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SUBSCRIPT: Rahm touts his version of 'transparency' while allowing Chicago Public Schools financial information to get murkier and murkier

Hardly a day goes by in Chicago when the media do not receive another announcement from Mayor Rahm Emanuel's enormous press team that another example of what they call "transparency" has just happened. The latest (see the announcement below) came on August 3, 2011, when a press release announced that the City of Chicago was posting on line records of more than 90,000 contracts.

Chicago Mayor Rahm Emanuel announcing Chicago Ideas Week at 600 W. Chicago on August 3, 2011. Substance photo by George N. Schmidt.But as reporters learned (again) at Rahm's August 2, 2011, media event at St. Sabina's, the policy of "transparency" doesn't apply to the work of Chicago Public Schools and the activities of schools Chief Executive Officer Jean-Claude Brizard. During the August 2 press conference, I asked the mayor why CPS hadn't posted on line a list of its employees (as City Hall had done more than a month ago). The mayor seemed confused (and I didn't get the chance to do a follow up), perhaps believing that CPS was as transparent as the City has been becoming. But if he didn't know, he could have asked.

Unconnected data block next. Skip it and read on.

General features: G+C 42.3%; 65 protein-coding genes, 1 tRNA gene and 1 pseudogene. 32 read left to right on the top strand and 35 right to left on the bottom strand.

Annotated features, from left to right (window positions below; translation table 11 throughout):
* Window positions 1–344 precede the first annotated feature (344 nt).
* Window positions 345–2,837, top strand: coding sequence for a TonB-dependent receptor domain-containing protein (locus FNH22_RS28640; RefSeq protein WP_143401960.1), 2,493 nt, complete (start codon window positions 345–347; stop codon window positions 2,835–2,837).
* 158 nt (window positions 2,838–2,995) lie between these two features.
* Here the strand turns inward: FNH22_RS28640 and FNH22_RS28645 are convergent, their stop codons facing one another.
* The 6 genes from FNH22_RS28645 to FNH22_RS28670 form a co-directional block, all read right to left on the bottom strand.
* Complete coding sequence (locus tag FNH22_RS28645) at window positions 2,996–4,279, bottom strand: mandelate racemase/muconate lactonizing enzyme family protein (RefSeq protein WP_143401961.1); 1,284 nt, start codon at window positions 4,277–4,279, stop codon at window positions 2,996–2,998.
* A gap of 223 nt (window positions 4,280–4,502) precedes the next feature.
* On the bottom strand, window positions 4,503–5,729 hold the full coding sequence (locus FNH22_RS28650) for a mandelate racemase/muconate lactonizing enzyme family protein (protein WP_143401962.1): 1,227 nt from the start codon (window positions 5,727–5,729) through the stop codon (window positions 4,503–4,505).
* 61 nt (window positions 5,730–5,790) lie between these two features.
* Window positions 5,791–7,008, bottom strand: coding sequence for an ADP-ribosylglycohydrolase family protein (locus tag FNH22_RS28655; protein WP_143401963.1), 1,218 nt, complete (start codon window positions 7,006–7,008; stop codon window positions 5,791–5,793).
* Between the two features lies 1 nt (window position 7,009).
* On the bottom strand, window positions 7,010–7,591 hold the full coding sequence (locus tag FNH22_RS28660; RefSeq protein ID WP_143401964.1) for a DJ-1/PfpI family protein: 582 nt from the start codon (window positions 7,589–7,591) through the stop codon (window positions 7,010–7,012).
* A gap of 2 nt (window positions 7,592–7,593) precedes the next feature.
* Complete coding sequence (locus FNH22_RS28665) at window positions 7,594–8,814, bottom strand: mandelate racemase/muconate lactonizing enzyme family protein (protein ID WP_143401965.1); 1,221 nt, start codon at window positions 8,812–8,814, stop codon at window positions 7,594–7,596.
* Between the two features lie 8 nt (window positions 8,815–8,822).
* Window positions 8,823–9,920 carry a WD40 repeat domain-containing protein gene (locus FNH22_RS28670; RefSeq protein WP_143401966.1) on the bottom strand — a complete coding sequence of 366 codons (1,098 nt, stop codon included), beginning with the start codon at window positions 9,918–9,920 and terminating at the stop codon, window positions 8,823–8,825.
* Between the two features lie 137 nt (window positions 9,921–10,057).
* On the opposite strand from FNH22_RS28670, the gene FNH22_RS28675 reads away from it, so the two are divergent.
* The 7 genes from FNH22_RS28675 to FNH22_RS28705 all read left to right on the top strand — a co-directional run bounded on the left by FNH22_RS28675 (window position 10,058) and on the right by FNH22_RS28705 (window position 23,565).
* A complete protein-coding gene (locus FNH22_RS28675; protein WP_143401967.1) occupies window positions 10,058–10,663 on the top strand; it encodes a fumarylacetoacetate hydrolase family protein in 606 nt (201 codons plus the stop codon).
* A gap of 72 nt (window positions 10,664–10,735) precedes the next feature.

The CPS Communications Chief, Becky Carroll, tried to claim that CPS had posted its employee list, but gave up on that claim when I told her that I had been to both the City of Chicago Web site and the CPS web site before leaving to cover the story at St. Sabina's, and that there was no Position File or employee listing up at www.cps.edu since November 2010 -- back when Ron Huberman was still "Chief Executive Officer".

Carroll claimed that CPS was posting the information "every three months," but either knew that was not true or realized when I questioned her closely that I knew. "Tell me where I can find it," I asked. She promised to send Substance the URL (she got the card with the Substance email address, Csubstance@aol.com), but hadn't 24 hours later. She did not that the CPS website is a huge mess.